Thursday, May 11, 2006

The Worst 10-win Team of All-Time

I know I've been critical in this space of the 2005 incarnation of the UCLA Bruins, going so far as to call them the worst 10-win team of all-time. Well, I may have been a little hasty in giving them that distinction. Here's a quick rundown of the 1999 Mississippi State Bulldogs. By 1999, Jackie Sherrill had revived the football program in Starkville, Mississippi. Heading into his ninth season at the school, the Bulldogs had participated in 4 bowl games and had 5 winning seasons. Prior to his arrival, they had not played in a bowl game since 1981. Mississippi State began the 1999 season 8-0 and rose to #10 in the BCS rankings. They would finish the season with a final record of 10-2, concluding with a victory over Clemson in the Peach Bowl. Here in no particular order are the reasosn why the team was not that strong.

1. They played 4 road games. Mississippi State's four road games were against Vanderbilt (5-6), Auburn (5-6), Alabama (10-3), and Arkansas (8-4). They lost to 'Bama and Arkansas and defeated Auburn by two points.

2. They performed very well in close games. The Bulldogs were 5-1 in games decided by 7 points or less. This includes a remarkable three-game streak where they defeated Auburn by 2, Louisiana State by 1, and Kentucky by 1 point.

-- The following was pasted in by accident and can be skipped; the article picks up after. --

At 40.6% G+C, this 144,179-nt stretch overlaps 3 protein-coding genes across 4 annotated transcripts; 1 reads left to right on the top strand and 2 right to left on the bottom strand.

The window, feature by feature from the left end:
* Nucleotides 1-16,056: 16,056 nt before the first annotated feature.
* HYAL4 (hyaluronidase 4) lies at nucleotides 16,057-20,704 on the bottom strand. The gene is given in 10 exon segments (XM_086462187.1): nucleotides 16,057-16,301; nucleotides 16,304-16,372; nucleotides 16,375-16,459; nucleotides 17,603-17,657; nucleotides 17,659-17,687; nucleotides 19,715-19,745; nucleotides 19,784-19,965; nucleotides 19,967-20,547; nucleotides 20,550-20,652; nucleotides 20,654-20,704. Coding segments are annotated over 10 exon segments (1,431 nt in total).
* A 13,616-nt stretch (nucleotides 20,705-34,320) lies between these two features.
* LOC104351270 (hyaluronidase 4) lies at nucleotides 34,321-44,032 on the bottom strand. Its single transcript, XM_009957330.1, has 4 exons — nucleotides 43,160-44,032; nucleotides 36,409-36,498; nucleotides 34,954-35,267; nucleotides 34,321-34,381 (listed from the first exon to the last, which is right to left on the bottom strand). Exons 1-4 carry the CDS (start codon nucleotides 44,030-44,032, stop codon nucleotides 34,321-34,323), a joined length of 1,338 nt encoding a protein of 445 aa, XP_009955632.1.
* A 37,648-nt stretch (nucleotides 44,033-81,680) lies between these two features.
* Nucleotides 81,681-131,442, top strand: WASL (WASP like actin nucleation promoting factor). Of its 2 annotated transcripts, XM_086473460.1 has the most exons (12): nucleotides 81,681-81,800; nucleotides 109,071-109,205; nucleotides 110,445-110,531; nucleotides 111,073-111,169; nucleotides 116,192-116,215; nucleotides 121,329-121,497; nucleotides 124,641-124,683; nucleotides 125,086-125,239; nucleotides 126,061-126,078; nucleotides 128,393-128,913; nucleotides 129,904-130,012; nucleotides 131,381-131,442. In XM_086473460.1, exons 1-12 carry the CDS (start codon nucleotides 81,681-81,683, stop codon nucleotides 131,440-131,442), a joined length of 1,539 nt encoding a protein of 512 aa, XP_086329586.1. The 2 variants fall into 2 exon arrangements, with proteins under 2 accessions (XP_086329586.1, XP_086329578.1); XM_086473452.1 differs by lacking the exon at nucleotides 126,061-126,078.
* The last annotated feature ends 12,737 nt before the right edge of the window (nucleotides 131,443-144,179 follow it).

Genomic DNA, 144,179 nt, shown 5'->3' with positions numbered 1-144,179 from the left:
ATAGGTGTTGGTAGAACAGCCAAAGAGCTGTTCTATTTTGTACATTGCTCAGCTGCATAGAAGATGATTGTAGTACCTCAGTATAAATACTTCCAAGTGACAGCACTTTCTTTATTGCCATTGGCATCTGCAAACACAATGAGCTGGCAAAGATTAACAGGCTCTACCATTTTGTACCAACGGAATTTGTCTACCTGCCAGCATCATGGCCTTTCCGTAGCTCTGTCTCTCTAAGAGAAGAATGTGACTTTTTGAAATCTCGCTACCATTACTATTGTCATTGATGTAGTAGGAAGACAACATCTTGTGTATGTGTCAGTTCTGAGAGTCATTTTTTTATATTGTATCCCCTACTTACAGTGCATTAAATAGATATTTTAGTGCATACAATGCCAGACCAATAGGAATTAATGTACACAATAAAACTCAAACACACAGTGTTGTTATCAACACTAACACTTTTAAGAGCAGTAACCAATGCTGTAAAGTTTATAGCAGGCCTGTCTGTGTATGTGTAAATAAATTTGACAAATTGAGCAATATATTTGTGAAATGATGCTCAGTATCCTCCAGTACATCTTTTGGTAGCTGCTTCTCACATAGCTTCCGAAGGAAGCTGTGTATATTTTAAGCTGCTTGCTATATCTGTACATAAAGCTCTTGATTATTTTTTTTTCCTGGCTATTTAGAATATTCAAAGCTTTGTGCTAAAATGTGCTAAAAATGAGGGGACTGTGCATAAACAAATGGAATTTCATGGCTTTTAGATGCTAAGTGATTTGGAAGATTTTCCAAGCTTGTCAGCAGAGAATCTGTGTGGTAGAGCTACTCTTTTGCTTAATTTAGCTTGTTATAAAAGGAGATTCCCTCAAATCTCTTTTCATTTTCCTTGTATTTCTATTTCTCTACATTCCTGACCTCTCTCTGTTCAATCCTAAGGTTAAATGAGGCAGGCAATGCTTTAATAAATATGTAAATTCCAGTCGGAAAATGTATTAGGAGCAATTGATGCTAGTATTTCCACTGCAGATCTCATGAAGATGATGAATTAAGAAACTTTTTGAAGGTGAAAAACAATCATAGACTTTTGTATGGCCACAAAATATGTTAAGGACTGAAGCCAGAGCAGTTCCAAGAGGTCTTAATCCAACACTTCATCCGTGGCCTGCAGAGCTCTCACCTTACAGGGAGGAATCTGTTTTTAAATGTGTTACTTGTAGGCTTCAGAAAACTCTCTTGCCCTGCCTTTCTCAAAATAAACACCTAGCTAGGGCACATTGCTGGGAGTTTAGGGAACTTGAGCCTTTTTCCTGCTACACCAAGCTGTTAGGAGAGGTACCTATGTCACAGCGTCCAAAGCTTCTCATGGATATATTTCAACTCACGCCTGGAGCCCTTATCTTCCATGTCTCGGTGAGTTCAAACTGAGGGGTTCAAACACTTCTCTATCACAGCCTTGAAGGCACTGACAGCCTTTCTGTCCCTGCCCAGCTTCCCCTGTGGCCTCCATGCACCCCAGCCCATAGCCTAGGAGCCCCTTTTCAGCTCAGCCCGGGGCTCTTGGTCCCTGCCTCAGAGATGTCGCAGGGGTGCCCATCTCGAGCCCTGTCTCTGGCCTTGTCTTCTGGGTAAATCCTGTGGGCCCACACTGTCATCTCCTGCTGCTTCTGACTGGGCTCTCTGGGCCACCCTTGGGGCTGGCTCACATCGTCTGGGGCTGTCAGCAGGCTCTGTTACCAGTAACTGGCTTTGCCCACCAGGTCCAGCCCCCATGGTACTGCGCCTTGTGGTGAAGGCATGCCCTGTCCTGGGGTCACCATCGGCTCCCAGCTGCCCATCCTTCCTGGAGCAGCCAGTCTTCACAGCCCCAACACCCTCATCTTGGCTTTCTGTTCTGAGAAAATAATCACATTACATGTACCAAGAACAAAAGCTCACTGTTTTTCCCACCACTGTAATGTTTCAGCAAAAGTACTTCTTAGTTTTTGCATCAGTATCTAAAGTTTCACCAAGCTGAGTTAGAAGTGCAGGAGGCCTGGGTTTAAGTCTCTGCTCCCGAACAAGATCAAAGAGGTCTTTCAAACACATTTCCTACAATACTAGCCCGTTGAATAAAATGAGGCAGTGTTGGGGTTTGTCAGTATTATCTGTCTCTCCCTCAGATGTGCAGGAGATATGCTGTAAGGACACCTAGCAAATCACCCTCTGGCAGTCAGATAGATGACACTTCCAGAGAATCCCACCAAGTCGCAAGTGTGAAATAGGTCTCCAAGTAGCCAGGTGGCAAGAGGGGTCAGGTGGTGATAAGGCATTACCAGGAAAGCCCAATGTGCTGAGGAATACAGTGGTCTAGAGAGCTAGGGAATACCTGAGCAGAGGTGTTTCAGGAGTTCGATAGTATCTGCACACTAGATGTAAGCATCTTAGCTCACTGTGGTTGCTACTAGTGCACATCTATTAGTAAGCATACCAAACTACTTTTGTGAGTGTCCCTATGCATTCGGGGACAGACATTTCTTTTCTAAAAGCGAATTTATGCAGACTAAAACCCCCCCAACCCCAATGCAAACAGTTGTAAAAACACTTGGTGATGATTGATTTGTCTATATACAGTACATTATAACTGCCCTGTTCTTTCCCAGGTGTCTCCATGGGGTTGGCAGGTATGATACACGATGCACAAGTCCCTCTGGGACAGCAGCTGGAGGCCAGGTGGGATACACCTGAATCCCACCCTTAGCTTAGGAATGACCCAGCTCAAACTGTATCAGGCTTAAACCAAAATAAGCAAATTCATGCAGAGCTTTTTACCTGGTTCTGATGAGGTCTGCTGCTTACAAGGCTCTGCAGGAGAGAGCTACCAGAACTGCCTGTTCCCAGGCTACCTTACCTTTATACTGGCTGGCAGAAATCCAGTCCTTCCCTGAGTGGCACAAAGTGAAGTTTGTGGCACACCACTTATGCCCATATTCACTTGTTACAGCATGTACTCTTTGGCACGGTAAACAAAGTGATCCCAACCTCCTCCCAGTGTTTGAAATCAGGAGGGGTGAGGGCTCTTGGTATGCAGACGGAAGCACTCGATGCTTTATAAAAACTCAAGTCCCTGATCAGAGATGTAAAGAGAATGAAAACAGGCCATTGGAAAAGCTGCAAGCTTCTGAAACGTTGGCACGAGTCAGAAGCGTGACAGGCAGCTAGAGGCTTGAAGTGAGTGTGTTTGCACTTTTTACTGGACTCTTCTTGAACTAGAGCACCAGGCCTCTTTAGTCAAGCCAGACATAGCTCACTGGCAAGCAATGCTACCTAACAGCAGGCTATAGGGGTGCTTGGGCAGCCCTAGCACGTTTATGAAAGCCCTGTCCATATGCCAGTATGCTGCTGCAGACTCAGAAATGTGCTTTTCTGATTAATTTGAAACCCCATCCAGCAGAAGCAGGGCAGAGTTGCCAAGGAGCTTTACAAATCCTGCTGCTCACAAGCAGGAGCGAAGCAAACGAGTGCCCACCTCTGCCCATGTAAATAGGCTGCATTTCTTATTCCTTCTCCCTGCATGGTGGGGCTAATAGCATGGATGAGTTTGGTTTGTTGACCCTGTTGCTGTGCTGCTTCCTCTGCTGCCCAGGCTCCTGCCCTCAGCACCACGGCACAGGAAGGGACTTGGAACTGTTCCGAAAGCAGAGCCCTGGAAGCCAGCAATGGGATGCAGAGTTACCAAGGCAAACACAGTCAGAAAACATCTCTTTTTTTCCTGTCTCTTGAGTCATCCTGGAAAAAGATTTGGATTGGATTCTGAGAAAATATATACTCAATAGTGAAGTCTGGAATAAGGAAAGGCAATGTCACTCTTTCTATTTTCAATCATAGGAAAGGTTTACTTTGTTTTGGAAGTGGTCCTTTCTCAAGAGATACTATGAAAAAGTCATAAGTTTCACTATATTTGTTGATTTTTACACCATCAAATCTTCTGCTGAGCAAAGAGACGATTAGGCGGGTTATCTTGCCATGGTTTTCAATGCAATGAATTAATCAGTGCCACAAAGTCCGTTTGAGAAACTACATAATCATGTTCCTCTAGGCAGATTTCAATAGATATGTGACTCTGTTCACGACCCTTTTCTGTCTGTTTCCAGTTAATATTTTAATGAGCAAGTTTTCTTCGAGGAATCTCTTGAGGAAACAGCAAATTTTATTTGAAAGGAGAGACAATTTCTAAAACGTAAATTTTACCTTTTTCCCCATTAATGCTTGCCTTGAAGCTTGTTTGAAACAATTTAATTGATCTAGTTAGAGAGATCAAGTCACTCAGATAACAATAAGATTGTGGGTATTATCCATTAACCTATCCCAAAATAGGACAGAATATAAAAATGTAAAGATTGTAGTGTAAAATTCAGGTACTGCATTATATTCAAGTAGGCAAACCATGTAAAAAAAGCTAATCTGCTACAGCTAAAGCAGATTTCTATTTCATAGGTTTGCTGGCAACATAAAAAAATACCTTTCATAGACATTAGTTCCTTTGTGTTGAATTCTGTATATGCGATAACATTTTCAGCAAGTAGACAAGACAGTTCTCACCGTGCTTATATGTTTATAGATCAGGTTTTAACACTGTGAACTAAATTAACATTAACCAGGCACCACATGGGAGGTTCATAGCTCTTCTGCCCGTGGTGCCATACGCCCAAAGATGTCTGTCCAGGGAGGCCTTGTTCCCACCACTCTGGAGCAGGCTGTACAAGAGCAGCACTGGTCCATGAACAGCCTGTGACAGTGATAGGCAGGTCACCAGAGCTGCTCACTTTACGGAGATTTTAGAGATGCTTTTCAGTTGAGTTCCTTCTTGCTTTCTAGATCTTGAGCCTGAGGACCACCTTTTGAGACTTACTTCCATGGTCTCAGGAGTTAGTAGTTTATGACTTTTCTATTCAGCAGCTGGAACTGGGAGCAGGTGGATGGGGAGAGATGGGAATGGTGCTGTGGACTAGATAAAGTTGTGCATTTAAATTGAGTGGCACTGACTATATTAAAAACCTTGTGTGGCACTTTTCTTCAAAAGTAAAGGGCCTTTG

3. Their point differential is very small. They outscored their opponents by 99 points on the year (255-156). This gives them only 9.14 expected wins instead of the 10 they had. If we include only conference games, they outscored their opponents by only 35 points (156-121). They went 6-2 in conference play but had only 5.17 expected wins.

4. Their schedule sucked. They played 3 teams with winning records. The aforementioned losses to Alabama and Arkansas along with a 3 point win over rival Ole Miss. The other teams they played include: Middle Tennessee State (3-8), Memphis (5-6), Oklahoma State (5-6), South Carolina (0-11), Vanderbilt (5-6), Auburn (5-6), Louisiana State (3-8), Kentucky (6-6), and Clemson (6-6).

There you have it. They may not have a medal for their efforts, but the 1999 Missisippi State Bulldogs might be the worst 10-win team ever. Look for a post shortly where I examine all the weak 10-win teams of the past decade or so. Any ideas on what the 'winner' of this derby should be known as?